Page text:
UNIST graduate selected for GRA-NRF program in Canada
DoYeon Kim, a graduate student in the School of Urban Environmental Engineering at UNIST has been selected to partake in the "GRA-NRF Program in Canada".
Jointly organized by the National Research Foundation of Korea (NRF) and Mitacs Canada Inc., this program is a part of the Korea-Canada researcher exchange agreement, which facilitates research activities and provides a chance of overseas studies among researchers.
As part of this program, Ms. Kim will be performing co-research on the impacts of Artic climate change on Earth with Professor Timothy Merilis at McGill University in Canada, until January of next year. Arctic warming is a phenomenon in which Arctic air temperatures are rising at more than twice the rate of the rest of the world.
"Despite global warming, many people wonder why many contries throughout the world suffer from waved of cold weather," says Ms. Kim. "Latest studies explain this in terms of Arctic warming and the changes in the usual patterns of the jet stream." She adds, "Cold air outbreaks in the midlatitudes are said to be connected to Artic warming, which means that changes in the Arctic climate could affect the climate in the rest of the world."
Ms. Kim, who is currently enrolled in her 5th semester of the Ph.D. degree program, has been pursuing her studies on the "Impact of Climate Change on Arctic Warming". In addition, she has carried out various model experiments to show the degree of Arctic warming based on the variations in the amount of solar radiation, as well as the causes of Arctic warming.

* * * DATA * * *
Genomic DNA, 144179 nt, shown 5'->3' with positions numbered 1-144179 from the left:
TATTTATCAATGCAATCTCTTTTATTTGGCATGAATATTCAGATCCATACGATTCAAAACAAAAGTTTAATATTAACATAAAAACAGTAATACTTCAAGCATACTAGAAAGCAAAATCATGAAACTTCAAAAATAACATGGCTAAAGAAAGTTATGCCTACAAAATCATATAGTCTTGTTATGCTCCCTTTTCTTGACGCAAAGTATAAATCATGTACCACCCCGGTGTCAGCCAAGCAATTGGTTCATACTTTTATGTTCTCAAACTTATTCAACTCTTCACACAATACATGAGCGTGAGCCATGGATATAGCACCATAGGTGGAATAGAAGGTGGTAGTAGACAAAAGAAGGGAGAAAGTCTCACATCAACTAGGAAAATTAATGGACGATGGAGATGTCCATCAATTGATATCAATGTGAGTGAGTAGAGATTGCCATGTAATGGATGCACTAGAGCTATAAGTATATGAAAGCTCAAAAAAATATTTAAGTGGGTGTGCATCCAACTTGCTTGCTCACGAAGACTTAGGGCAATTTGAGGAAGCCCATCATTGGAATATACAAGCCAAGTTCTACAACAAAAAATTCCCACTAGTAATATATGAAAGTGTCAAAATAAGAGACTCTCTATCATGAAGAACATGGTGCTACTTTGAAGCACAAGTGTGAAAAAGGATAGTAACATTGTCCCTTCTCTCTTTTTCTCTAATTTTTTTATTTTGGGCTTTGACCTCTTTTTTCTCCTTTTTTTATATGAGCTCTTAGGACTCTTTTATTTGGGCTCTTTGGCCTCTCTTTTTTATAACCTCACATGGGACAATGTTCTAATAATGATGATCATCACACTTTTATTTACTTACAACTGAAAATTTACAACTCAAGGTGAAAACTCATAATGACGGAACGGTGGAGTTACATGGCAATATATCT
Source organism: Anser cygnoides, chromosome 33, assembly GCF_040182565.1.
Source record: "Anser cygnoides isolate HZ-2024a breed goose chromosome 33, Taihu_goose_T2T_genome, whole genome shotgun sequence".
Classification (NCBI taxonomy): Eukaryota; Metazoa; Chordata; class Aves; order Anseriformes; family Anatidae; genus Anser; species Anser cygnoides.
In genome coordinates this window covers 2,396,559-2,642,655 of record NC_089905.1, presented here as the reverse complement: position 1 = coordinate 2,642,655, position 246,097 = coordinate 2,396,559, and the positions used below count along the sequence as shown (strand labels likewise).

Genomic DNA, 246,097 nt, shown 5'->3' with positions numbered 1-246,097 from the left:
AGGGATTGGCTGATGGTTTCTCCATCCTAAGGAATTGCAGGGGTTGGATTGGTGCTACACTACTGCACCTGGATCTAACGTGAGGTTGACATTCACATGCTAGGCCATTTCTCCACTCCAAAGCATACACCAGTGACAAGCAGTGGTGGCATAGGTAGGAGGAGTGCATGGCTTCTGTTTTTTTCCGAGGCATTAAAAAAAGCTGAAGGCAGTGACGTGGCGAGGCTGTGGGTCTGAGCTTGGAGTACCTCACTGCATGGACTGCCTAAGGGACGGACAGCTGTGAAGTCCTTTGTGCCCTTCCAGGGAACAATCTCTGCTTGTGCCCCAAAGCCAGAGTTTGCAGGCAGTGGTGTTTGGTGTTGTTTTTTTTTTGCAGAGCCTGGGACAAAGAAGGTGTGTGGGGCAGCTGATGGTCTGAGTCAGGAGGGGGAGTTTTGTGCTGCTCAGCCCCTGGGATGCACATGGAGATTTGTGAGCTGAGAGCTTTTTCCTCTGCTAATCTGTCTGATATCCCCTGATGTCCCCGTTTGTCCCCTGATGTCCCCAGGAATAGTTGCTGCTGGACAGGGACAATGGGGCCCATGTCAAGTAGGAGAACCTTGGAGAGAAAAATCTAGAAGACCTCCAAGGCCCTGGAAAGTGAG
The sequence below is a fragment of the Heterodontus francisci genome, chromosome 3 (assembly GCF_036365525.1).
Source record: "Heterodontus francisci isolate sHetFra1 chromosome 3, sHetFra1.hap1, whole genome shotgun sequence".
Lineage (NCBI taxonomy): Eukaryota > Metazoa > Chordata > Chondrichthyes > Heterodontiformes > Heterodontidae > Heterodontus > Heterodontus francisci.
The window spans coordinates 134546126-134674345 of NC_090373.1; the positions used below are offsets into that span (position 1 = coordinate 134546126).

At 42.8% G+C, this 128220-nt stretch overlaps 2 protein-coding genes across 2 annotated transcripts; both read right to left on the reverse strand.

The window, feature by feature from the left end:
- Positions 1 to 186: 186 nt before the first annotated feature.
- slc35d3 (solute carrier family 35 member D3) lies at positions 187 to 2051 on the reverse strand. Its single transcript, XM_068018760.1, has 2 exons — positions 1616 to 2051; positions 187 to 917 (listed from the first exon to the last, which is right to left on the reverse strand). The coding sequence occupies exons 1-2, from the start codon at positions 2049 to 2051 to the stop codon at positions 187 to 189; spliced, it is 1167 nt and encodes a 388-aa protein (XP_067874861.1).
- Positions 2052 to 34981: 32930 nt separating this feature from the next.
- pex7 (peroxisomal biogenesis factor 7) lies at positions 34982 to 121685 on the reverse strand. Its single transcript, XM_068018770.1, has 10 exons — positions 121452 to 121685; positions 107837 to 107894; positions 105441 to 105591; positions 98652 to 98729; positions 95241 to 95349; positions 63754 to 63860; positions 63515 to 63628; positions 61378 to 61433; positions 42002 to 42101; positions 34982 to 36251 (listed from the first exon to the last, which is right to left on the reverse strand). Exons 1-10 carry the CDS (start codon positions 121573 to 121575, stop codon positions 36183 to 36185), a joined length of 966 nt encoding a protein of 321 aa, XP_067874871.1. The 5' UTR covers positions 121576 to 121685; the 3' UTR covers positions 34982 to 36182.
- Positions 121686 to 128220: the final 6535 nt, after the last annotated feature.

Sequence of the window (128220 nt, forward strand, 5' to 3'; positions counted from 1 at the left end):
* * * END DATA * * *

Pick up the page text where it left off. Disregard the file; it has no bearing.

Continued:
Much of her studies have been carried out via a realistic computer simulation model, known as 'Earth System Modeling', as it is impossible to directly perform the experiments on Earth.
"In earth system, various elements work together as a complex whole, and therefore it becomes much more difficult to reveal certain laws of physics," says Ms. Kim. "Experiments that suggest idealized climate models, while adjusting variables, help us understand the dynamics of uncertain climate conditions."
Canada takes an active part in Arctic research. Professor Mullis, who is a world-renowned expert in climate dynamics, is currently working to tackle the causes and effects of Arctic climate change, using idealized climate model simulations.
"My love of Earth Science led me to an interest in Arctic warming research," says Ms. Kim. "I want to work in the field where I can contribute to future earth."